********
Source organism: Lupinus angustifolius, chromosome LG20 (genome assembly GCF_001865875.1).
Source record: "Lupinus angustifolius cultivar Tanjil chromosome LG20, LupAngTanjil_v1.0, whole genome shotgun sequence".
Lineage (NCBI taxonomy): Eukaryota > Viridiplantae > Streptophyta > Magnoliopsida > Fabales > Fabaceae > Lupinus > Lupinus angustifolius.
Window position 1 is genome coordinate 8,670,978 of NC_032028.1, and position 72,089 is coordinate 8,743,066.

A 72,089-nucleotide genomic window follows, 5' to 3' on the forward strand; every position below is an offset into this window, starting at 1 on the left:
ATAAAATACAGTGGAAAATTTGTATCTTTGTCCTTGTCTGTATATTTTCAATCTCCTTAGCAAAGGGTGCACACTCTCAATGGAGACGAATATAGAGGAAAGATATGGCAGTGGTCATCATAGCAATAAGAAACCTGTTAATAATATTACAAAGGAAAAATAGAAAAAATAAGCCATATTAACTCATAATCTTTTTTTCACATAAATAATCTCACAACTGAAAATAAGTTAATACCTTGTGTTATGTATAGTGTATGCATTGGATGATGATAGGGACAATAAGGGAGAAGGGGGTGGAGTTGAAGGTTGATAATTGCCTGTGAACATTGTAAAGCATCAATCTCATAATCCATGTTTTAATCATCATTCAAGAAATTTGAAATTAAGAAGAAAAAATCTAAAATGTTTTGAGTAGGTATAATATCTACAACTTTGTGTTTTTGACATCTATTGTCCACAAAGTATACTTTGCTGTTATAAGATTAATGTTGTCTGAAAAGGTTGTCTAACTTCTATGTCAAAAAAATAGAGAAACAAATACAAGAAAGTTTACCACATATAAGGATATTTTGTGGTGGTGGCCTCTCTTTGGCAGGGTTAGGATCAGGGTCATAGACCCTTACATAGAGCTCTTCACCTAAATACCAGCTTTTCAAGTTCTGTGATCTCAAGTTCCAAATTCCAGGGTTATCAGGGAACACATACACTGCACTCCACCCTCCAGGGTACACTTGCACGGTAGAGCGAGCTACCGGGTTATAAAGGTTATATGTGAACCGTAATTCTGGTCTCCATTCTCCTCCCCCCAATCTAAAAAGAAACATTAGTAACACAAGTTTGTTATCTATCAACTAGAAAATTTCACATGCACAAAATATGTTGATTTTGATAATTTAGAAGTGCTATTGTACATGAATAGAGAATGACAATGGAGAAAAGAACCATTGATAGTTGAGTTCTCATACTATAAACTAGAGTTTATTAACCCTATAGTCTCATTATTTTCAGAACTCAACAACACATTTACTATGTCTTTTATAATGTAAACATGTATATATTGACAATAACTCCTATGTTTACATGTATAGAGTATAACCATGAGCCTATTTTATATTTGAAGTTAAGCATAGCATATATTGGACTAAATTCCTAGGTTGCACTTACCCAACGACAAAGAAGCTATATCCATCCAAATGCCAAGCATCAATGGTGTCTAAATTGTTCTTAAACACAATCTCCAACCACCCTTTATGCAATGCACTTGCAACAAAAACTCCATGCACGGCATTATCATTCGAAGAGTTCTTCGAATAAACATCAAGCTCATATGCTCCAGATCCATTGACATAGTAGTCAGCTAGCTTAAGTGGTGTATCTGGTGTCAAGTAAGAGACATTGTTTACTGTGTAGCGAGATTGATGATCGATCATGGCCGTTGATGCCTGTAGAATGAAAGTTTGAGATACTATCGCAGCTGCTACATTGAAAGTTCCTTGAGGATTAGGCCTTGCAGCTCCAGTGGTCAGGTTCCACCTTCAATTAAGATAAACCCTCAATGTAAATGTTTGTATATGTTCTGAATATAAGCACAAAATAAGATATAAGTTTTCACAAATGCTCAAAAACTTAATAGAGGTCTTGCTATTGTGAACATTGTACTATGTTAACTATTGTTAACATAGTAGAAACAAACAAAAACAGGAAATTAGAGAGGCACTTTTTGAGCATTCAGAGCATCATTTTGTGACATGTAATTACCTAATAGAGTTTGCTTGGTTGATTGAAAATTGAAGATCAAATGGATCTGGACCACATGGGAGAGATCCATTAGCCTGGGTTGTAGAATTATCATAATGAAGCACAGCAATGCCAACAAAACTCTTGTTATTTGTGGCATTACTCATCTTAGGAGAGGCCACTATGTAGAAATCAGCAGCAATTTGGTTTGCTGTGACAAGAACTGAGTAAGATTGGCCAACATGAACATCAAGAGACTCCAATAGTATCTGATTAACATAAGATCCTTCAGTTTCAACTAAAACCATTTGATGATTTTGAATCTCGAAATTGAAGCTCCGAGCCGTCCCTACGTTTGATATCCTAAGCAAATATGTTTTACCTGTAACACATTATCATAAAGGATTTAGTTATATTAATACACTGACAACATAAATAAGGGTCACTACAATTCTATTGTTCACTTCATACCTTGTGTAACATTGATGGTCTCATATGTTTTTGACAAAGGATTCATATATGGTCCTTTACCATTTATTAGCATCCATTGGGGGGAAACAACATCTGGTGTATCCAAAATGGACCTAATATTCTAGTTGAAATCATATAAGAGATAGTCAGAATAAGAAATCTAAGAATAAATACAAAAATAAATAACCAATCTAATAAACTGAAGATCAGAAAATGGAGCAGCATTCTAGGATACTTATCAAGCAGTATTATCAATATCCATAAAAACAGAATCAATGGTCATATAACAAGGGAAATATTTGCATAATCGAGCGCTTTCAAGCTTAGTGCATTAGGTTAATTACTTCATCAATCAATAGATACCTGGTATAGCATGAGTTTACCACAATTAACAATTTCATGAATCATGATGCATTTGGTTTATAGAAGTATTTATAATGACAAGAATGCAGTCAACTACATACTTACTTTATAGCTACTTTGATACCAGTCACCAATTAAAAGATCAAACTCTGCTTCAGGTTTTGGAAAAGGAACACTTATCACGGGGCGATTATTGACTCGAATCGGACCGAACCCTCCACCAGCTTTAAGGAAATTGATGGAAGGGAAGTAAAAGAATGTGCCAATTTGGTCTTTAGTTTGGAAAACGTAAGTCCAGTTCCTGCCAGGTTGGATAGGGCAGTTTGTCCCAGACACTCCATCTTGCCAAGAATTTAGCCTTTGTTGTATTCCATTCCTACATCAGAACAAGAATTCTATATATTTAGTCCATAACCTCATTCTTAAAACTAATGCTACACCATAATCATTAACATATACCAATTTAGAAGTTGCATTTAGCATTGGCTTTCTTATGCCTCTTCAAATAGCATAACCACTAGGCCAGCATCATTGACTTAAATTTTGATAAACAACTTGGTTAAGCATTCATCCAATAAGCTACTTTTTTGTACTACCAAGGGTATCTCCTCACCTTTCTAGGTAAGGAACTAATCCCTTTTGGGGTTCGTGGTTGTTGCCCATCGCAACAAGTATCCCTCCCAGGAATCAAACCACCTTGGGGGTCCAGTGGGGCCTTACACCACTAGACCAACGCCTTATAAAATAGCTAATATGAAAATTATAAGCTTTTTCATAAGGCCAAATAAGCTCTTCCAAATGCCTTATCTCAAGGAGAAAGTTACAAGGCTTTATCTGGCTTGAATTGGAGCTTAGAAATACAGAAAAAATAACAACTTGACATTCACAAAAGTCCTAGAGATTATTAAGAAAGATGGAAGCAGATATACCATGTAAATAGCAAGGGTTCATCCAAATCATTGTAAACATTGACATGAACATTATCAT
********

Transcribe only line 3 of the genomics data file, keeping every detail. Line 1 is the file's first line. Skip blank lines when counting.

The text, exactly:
Lineage (NCBI taxonomy): Eukaryota > Viridiplantae > Streptophyta > Magnoliopsida > Fabales > Fabaceae > Lupinus > Lupinus angustifolius.